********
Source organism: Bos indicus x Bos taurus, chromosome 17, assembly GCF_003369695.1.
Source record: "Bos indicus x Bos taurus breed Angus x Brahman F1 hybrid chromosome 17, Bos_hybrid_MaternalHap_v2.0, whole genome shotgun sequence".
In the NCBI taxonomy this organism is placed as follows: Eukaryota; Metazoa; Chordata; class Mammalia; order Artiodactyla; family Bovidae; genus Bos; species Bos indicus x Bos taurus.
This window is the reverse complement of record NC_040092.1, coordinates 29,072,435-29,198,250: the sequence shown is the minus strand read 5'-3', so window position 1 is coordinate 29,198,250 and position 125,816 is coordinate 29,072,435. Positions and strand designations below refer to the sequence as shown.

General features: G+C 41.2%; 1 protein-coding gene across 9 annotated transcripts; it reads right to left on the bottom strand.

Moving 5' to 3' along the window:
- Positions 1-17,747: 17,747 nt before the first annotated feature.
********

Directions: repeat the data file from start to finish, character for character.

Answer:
Source organism: Bos indicus x Bos taurus, chromosome 17, assembly GCF_003369695.1.
Source record: "Bos indicus x Bos taurus breed Angus x Brahman F1 hybrid chromosome 17, Bos_hybrid_MaternalHap_v2.0, whole genome shotgun sequence".
In the NCBI taxonomy this organism is placed as follows: Eukaryota; Metazoa; Chordata; class Mammalia; order Artiodactyla; family Bovidae; genus Bos; species Bos indicus x Bos taurus.
This window is the reverse complement of record NC_040092.1, coordinates 29,072,435-29,198,250: the sequence shown is the minus strand read 5'-3', so window position 1 is coordinate 29,198,250 and position 125,816 is coordinate 29,072,435. Positions and strand designations below refer to the sequence as shown.

General features: G+C 41.2%; 1 protein-coding gene across 9 annotated transcripts; it reads right to left on the bottom strand.

Moving 5' to 3' along the window:
- Positions 1-17,747: 17,747 nt before the first annotated feature.